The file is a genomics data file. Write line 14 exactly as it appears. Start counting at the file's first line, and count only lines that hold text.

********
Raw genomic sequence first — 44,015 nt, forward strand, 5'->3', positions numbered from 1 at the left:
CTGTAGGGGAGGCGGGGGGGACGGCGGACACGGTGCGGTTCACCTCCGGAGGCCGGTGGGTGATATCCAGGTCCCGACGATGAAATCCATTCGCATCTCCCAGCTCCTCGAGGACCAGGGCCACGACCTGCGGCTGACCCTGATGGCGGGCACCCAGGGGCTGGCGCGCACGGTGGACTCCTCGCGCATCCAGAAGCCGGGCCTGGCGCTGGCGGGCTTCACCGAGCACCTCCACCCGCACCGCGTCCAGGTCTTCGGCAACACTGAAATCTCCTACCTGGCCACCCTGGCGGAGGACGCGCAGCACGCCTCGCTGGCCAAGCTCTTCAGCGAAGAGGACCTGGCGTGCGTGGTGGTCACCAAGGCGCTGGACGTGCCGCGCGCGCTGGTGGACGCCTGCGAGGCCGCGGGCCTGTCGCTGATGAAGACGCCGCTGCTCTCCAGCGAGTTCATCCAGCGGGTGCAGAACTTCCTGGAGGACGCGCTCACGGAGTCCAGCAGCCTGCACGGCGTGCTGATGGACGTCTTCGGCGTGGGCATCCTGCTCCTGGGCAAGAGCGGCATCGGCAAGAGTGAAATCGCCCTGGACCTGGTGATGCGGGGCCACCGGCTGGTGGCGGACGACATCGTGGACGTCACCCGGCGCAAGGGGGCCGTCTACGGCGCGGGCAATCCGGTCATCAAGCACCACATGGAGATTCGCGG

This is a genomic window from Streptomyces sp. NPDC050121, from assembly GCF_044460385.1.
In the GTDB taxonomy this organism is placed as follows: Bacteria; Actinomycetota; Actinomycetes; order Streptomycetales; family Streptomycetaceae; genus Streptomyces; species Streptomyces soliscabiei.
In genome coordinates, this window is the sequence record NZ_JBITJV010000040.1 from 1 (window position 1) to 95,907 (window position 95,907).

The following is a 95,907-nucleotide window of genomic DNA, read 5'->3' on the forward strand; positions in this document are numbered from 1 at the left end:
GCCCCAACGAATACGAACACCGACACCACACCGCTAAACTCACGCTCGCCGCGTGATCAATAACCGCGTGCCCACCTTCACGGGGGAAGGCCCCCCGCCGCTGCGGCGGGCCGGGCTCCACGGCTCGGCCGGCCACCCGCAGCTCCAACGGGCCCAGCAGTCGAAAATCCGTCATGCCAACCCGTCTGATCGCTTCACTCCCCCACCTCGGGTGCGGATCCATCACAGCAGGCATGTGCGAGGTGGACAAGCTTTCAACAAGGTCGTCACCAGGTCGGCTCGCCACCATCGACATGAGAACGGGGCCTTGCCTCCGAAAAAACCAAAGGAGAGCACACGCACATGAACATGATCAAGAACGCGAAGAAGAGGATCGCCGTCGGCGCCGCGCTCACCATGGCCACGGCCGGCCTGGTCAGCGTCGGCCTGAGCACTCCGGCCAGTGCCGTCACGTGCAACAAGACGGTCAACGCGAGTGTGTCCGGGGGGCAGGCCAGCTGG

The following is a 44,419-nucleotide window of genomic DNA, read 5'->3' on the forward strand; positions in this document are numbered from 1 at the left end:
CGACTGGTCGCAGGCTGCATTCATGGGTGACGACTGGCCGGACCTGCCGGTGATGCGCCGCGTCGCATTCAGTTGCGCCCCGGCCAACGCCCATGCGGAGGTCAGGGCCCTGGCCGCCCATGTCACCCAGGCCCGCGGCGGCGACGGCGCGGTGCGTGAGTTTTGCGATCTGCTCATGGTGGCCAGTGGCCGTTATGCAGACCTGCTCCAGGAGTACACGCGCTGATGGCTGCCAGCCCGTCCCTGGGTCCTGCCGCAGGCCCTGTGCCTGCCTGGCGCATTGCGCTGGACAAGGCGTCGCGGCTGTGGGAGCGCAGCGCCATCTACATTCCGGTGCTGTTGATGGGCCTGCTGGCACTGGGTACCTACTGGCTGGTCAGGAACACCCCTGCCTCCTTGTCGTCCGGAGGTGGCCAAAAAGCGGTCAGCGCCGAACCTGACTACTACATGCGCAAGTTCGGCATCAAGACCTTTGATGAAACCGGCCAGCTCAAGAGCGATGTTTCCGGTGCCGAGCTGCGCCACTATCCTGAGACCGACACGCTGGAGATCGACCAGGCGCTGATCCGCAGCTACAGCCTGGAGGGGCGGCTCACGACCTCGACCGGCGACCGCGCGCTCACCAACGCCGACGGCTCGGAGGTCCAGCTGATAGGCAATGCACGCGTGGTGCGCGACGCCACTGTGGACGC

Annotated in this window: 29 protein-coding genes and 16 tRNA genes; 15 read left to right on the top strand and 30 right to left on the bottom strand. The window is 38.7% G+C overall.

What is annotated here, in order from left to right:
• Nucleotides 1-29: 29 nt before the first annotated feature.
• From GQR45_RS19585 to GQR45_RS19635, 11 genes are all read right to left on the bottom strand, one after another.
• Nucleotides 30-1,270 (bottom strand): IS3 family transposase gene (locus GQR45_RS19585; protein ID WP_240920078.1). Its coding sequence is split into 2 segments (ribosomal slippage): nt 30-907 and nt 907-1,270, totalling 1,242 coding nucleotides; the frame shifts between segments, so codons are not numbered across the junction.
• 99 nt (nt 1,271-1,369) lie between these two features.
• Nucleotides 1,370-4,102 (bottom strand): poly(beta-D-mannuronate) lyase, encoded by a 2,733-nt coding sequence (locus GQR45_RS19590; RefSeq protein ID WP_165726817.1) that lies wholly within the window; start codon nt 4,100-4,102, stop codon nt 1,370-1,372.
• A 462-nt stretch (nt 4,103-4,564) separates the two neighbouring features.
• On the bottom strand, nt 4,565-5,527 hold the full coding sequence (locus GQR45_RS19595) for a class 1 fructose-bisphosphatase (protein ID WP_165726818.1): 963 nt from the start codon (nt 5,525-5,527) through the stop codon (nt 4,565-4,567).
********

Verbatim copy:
• Nucleotides 30-1,270 (bottom strand): IS3 family transposase gene (locus GQR45_RS19585; protein ID WP_240920078.1). Its coding sequence is split into 2 segments (ribosomal slippage): nt 30-907 and nt 907-1,270, totalling 1,242 coding nucleotides; the frame shifts between segments, so codons are not numbered across the junction.